Transfer is aided by increased interfacial area. Interfacial area per unit volume aD of a single droplet or bubble is inversely proportional to the diameter of the droplet or bubble D.

To estimate the total interfacial area in a given volume, the ad value is multiplied by the fractional holdup of dispersed phase in the total volume.

where a = interfacial area/volume and Od = fraction of volume in dispersed phase = holdup. Fractional holdup in a continuous process depends on the velocities of the two phases, as if they were flowing by themselves.

Od = (dispersed phase volume)/(volume of dispersed and continuous phases)

Example 14: Interfacial Area for Droplets/Gas in Cocurrent Flow For equal mass flow of gas and liquid and with gas density 0.001 of liquid density, the gas velocity in cocurrent flow will be 1000 times the liquid velocity. This sets ®D.

®D = 1/(1 + 1000) = 0.00099 If the droplets are 500 ^m in diameter, Eqs. (14-177) and (14-178) give a = (6/0.0005)(0.00099) = 12 m2/m3 If the droplets are 100 ^m in diameter, Eqs. (14-177) and (14-178) give a = (6/0.0001)(0.00099) = 60 m2/m3

Example 15: Interfacial Area for Droplets Falling in a Vessel

Droplet systems rarely exceed a ®D value of 0.01. At this low level, ®D in a low-velocity countercurrent contactor can be approximated by Eq. (14-179).

where UL = liquid superficial velocity Ut = terminal velocity of droplet UG = gas superficial velocity

With a gas superficial velocity of 1.5 m/s, for equal mass flow of gas and liquid, with gas density 0.001 of liquid density, and with 500-^m-diameter droplets falling at a terminal settling of 2.5 m/s, Eq. (14-179) gives a fractional holdup of liquid of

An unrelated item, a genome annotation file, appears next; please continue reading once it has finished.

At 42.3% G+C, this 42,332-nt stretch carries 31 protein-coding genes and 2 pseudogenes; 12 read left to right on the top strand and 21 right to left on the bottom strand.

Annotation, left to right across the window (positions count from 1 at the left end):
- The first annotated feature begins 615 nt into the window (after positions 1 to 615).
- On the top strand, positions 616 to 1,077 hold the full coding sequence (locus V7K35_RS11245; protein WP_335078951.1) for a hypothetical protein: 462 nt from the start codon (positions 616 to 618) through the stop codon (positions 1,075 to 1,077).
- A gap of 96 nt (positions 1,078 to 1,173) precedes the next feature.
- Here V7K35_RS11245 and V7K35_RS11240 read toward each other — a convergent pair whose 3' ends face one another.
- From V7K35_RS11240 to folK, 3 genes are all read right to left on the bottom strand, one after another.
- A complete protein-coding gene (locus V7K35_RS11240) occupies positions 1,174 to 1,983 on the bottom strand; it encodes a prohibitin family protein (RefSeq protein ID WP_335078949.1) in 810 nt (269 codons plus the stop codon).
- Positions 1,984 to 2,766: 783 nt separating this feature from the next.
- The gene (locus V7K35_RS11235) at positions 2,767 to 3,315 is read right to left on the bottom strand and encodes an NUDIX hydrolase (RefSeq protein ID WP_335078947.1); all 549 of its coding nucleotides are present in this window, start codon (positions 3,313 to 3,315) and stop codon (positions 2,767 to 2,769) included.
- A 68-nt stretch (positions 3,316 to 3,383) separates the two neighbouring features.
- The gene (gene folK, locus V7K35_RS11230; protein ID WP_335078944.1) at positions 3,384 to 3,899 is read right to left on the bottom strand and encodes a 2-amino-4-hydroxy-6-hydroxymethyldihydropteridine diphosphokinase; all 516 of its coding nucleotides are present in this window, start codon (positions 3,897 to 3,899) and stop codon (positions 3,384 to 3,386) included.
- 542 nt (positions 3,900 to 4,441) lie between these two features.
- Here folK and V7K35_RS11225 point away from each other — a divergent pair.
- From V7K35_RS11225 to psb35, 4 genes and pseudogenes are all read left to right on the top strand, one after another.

®d = (0.001)1.5/(2.5 - 1.5) = 0.0015 Equations (14-177) and (14-178) then give a = (6/0.0005)(0.0015) = 18 m2/m3

Example 16: Interfacial Area for Bubbles Rising in a Vessel

For bubble systems (gases dispersed in liquids) fractional holdup can approach 0.5 as shown by Fig. 14-104. However, before reaching this holdup, the bubble systems shift to an unstable mix of bubbles and vapor jets. Hence an exact comparison to Example 14 isn't possible because at the 1.5 m/s velocity of Example 14, the system becomes a froth. But at about one-fifth the velocity of Example 14, an estimate of interfacial area is possible.

If the bubble size is 10,000 ^m and fractional holdup is 0.4, Eqs. (14-177) and (14-178) give an interfacial area of a = (6/0.01)(0.4) = 240 m2/m3

Measured interfacial area in distillation trays is consistent with this high value.

Note the much higher interfacial area than in the droplet systems of Examples 14 and 15. The higher interfacial area when the gas is dispersed explains why bubbling and froth systems often give better performance than droplet systems. The big difference in interfacial area stems from the much larger volume per unit of mass of gas, i.e., lower density of the gas than the liquid.

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